In the case of the love John speaks of here, it is the love that comes from Christ (Romans 5:8, Galatians 2:20). Those who are in Christ (who is Himself the Truth – John 14:6) have experienced His sacrificial, never-failing, never-ending love. And part of being in Him is sharing the love that He has given us with others –
“He laid down His life for us, and we ought to lay down our lives for the brothers” (ch. 3:16). Loving others with Christ-like love trumps any “I love you”, it triumphs over any promise or lie but is true through and through because He said it was:

“This is my commandment, that you love one another as I have loved you. Greater love has no one than this, that someone lay down his life for his friends. (John 15:12-13)

The Truth has spoken on the matter, and, when His love shows up in our lives and practices, our doubting hearts can be reassured that they belong to Him.

Truth #2 – God is Greater Than Our Hearts (v. 20)

Rather than diving into an analogy or illustration, I think we need to get down to the truth regarding our hearts. “The heart is deceitful above all things, and desperately sick” (Jeremiah 17:9). Our hearts lead us to sin. Despite what we would want others to believe, we enjoy sin (just not necessarily the consequences that come with committing it). Sin is the sum of our heart’s desires. Yet the most common advice I hear given to people who are seeking truth or counsel on big decisions in their lives is for them to follow their hearts!

In the context of today’s passage, John talks about the heart acting as our conscience. This can be a good thing, but, remember, the heart is “deceitful” and knows how to trick you better than anything else because it is truly and foundationally you. Why else would our hearts lead us to sin that leads only to heartbreak? Why else would pursuing the “loves” (word and deed) that end up being lusts?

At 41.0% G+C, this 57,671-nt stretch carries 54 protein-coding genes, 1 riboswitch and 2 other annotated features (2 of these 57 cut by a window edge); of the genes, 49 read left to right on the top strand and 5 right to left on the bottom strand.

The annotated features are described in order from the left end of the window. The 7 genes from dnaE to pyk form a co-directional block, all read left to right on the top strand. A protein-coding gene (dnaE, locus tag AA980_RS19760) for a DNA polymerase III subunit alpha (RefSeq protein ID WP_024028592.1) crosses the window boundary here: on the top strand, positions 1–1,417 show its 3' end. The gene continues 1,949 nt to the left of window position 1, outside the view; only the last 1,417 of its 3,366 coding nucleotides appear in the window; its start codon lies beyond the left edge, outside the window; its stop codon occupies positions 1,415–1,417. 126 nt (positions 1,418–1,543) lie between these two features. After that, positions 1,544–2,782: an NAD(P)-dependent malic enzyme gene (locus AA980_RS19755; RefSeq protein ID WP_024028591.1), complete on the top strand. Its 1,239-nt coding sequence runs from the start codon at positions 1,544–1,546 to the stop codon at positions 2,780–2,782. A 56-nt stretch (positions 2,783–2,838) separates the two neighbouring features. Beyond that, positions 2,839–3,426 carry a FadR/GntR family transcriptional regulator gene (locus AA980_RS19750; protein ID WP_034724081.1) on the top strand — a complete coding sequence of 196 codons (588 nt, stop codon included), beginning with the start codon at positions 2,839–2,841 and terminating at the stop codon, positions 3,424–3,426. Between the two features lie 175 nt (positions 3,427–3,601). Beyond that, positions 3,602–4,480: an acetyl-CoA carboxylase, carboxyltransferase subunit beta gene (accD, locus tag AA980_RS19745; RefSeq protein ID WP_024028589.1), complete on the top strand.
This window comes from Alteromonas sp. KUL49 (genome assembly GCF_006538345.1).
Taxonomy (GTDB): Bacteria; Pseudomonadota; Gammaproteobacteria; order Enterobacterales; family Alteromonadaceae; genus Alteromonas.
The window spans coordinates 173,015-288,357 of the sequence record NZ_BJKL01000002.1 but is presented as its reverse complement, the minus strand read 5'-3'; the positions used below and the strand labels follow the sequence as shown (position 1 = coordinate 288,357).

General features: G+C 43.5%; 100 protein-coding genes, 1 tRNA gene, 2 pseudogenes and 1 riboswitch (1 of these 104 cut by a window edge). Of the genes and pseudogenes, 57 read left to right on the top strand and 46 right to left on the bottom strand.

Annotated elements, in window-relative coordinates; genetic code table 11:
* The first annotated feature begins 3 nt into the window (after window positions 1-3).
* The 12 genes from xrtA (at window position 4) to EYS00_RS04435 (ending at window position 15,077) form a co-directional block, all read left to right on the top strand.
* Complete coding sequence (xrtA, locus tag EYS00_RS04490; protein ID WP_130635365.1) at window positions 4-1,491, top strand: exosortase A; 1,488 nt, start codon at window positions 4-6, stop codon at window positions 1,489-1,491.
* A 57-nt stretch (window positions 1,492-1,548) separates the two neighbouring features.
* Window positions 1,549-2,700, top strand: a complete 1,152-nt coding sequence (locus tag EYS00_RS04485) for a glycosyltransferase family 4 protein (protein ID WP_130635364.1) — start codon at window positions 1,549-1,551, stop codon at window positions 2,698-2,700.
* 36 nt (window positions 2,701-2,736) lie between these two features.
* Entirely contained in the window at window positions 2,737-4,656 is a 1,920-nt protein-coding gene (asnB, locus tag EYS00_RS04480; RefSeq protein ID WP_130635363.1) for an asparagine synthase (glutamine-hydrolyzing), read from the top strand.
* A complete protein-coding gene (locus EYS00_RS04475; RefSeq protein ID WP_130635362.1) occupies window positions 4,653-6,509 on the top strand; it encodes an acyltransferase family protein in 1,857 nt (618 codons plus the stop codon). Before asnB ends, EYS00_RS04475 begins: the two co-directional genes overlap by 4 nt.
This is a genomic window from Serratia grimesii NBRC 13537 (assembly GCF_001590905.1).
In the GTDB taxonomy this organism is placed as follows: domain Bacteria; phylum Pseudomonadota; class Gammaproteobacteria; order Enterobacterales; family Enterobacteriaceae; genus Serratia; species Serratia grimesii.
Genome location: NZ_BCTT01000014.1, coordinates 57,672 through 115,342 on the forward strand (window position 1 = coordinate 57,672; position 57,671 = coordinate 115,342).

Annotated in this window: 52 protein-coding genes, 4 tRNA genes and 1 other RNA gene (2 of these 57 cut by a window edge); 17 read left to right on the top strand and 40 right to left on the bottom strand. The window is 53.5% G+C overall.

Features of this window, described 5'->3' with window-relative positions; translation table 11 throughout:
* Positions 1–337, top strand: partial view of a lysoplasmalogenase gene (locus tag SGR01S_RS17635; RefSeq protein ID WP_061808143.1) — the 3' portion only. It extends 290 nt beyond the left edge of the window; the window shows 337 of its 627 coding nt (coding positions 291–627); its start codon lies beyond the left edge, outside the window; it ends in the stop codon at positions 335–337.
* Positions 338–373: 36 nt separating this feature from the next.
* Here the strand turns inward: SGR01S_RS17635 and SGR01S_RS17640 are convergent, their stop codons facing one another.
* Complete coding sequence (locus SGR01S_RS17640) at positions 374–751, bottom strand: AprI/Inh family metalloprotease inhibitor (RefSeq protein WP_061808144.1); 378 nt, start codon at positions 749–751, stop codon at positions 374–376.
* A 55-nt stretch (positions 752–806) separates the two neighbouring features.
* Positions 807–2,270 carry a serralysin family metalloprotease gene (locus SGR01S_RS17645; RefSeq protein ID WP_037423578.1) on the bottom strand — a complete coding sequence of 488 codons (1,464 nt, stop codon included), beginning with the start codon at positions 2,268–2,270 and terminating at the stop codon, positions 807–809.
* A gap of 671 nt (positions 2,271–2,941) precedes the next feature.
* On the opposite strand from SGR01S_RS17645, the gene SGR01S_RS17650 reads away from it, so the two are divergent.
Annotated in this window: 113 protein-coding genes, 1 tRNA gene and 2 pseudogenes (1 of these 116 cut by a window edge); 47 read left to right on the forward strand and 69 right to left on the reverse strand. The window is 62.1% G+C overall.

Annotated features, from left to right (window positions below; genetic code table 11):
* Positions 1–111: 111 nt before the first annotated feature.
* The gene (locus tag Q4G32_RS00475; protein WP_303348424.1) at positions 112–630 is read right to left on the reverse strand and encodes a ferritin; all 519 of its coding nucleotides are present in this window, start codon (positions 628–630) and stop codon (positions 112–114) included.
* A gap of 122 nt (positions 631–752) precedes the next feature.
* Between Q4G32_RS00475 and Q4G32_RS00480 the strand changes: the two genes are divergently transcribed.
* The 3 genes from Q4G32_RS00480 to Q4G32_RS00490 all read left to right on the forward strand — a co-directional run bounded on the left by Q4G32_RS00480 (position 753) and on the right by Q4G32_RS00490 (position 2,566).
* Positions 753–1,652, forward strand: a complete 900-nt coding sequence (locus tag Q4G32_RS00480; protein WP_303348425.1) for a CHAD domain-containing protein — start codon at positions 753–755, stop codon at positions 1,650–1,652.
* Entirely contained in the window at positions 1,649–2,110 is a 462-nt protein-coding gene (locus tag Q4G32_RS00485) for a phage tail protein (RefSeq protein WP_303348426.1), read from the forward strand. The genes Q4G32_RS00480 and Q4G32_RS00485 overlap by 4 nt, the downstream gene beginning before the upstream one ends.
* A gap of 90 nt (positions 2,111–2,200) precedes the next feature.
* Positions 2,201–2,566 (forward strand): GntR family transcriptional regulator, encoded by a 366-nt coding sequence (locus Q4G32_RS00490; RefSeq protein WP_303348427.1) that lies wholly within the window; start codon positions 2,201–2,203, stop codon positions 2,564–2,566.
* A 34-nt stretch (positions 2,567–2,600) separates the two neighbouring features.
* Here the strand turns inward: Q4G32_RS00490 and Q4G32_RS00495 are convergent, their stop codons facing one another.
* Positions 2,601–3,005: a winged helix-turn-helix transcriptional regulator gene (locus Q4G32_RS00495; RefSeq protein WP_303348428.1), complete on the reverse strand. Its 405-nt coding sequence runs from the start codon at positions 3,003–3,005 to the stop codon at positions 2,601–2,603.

Sometimes, our heart – our conscience – cues us into something wrong. And, in those times, it serves us well. But, sometimes, our heart merely aches because we do not get what we want – that missed opportunity, that time you chose this over that, that time you could have gotten ahead and could have prevented so many struggles. Jeremiah 17:9 ends with a question: “Who can understand [the heart]?” Today’s passage answers that: “God is greater than our heart” (v. 20).

You see, when one repents and believes in Christ and becomes born again, God performs a heart transplant. He gives a “new heart” and a “new spirit” to replace “the heart of stone” (Ezekiel 36:26). I have already said that our hearts give us what we want whether or not it is what we need, but the new heart that God gives us beats for Him and what He knows we need. He alone is the one who “search[es] the heart and test[s] the mind” so that He can know who we are and whose we are (Jeremiah 17:10).

So, if your heart – your conscience – is condemning you because you have sinned, it is God working in you to bring you to repentance. But, if your heart is doubting and dragging you back into former sin, be reminded that “God is greater than your heart” and what He says about you is what matters into eternity.

Truth #3 – Prayer and Assurance Go Together (vv. 21-22)

I remember vividly receiving my first Walkman[2] and Garth Brooks’ debut album. If I close my eyes, I can take myself back to walking around the yard and having the music pour directly into my brain (no doubt too loud). There was a song on that album whose lyrics try to speak to me even some thirty years later: “Some of God’s greatest gifts are unanswered prayers…”. While this is a song about a man reminiscing on an earlier love not coming about in the light of his current romance, it illustrates John’s point here. How we pray and what we pray for – counting our motivations and desires and hopes – shows our hearts and can either reassure us that we belong to Christ or not.

John, here, illustrates that those who are in Christ have “confidence” to come “before Him” that leads to an openness in prayer (v. 21). That confidence is not in ourselves or our actions but in the fact that He has produced a change in our lives that led us to “keep His commandments and do what pleases Him” (v. 22). When you pray, are you seeking the Lord’s will and wanting what He wants? The answer to that question will either reassure us, drive us to repent, or condemn us. May we find confidence in what He has done in us.

Truth #4 – Biblical Beliefs Produce Biblical Results (v. 23)

Truth in the world today is subjective. I hear more and more people saying things like “this is my truth” or “it is the truth to me”. True truth does not work like that. And Biblical truth does not deviate from what the Bible says because it shows Jesus saying that He is the Truth (John 14:6) – that He is “full of grace and truth” (John 1:14). And, if it is lying about Him, nothing is true.